6 In some parishes, of course, an annual “Blessing of Motor Vehicles” ceremony is maintained, during which members of the pastoral staff may pray blessing 868 C from the Church’s official Book of Blessings, which invokes God to help drivers make Christ “. . . the companion of their journey” whether their travels be for business or pleasure.” See International Commission on English in the Liturgy, Book of Blessings (New York: Catholic Book Publishing Company, 1989), 378.
7 Though no scholarly figures exist on the popularity of luxury cars among American clergy, anecdotal evidence abounds that priests own and drive nicer vehicles than their parishioners. Members of the clergy themselves seem aware of at least the perception that they enjoy access to high-prices cars, as is clear from a confession by Capuchin Father Martin Pable’s book A Religious Vocation: Is It For Me? (Our Sunday Visitor, 1994) excerpted on a website maintained by the Office of Vocations of the Diocese of Reno. Pable admits that a popular image of priests is that “[t] hey live in nice comfortable homes, they dress in the latest fashions, they drive luxury cars.” See http://www.usccb.org/issues-and-action/human-life-and-dignity/environment/global-climate-change-a-plea-for-dialogue-prudence-and-the-common-good.cfm http://vocationsreno.com/discernment/isitforme.shtml.
8 An estimated 75 percent of American Catholics now live in suburbs. See Our Sunday Visitor’s Catholic Almanac 2009, Matthew Bunson (ed.) (Huntington, IN: Our Sunday Visitor), 362.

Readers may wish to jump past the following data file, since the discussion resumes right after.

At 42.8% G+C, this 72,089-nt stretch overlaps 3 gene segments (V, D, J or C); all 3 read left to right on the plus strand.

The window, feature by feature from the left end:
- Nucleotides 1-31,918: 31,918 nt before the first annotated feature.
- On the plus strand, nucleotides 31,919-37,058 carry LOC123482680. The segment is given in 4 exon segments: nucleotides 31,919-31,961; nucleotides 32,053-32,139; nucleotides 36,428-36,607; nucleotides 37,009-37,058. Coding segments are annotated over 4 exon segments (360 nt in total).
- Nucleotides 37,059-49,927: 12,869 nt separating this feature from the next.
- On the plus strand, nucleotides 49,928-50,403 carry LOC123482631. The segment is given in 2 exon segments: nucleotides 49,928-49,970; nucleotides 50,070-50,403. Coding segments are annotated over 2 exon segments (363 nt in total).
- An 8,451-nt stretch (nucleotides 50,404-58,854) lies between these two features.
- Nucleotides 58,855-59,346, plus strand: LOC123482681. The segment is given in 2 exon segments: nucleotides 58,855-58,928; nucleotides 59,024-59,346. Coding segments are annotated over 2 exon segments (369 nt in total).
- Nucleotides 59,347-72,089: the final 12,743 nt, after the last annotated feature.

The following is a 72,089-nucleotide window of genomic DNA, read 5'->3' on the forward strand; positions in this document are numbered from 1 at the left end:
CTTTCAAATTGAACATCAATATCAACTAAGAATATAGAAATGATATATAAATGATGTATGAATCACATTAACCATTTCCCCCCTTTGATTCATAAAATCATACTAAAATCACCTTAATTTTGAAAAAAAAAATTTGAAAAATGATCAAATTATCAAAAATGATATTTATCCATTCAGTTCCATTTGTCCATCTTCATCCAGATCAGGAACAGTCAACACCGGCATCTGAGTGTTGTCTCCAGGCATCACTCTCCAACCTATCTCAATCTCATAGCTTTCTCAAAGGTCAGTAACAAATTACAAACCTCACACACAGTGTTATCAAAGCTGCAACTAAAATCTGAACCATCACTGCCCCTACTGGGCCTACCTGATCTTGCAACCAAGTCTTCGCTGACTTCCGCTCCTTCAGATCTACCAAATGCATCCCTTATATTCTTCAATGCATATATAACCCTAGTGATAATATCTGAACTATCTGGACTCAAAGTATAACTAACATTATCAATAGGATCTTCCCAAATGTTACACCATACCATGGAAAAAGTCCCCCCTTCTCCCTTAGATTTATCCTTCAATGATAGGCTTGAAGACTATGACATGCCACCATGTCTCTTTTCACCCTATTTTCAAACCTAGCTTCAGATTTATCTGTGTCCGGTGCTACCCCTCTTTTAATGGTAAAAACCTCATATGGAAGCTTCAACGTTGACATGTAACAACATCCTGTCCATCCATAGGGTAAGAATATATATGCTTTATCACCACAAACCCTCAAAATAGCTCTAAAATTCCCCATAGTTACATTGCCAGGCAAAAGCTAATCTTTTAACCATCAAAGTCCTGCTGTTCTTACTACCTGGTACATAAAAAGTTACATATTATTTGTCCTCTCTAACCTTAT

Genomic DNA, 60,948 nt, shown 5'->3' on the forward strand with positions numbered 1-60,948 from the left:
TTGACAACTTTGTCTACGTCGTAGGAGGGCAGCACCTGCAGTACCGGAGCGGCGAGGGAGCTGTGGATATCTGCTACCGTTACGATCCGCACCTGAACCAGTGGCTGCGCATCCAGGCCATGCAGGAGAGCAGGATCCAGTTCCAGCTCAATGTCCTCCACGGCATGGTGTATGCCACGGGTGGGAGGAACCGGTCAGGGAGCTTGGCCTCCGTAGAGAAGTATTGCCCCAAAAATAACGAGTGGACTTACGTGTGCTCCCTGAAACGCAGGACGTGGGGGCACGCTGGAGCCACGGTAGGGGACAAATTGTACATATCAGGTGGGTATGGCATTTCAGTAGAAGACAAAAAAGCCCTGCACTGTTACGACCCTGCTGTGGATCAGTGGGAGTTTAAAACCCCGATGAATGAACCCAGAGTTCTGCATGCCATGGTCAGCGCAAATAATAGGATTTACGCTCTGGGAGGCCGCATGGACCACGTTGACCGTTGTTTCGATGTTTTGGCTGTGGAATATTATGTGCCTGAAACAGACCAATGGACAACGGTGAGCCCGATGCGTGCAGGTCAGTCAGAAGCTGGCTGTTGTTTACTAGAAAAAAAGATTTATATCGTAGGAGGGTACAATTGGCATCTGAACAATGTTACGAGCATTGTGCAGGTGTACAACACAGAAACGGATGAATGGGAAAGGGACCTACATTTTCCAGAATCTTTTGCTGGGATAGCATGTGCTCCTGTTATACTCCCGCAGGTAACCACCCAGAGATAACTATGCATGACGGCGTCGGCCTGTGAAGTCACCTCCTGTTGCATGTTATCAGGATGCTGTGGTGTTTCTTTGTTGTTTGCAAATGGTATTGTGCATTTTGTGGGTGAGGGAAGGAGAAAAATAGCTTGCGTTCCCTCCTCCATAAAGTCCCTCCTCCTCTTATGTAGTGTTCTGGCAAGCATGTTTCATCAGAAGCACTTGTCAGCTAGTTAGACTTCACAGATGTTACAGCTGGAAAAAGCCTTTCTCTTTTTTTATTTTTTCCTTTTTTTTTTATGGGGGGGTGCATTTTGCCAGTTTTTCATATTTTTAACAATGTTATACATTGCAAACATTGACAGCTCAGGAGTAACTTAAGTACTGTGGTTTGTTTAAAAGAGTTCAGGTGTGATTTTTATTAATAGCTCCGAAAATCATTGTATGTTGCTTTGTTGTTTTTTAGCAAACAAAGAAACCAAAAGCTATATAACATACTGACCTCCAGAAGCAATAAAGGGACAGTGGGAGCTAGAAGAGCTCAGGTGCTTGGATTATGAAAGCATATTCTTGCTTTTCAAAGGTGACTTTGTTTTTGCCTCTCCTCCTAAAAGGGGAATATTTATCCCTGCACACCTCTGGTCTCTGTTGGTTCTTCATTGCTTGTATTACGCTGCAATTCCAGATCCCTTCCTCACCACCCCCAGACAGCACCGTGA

9 A survey of some 26,000 households conducted jointly in 2001 by federal Department of Transportation’s Bureau of Transportation Statistics (BTS) and Highway Administration (FHWA) suggests that there are nearly two (1.9) vehicles available to every licensed American driver. Data also suggest that vehicles used as a means of transport to religious services carry an average of only 1.7 occupants and that over 15 percent fewer trips are made weekly to “school/church” than to “social/entertainment” events. See “National Household Survey (Washington: U.S. Department of Transportation, 2001), 2, 10-11. In a statement promulgated in 2001, the United States Conference of Catholic Bishops (USCCB) warned the faithful to resist “. . . the frenzy of wanting more and more—a bigger home, a larger car” and encouraged them instead to simplify their lives. See “Global Climate Change: A Plea for Dialogue, Prudence and the Common Good,” (par. 360), http://www.usccb.org/issues-and-action/human-life-and-dignity/environment/global-climate-change-a-plea-for-dialogue-prudence-and-the-common-good.cfm.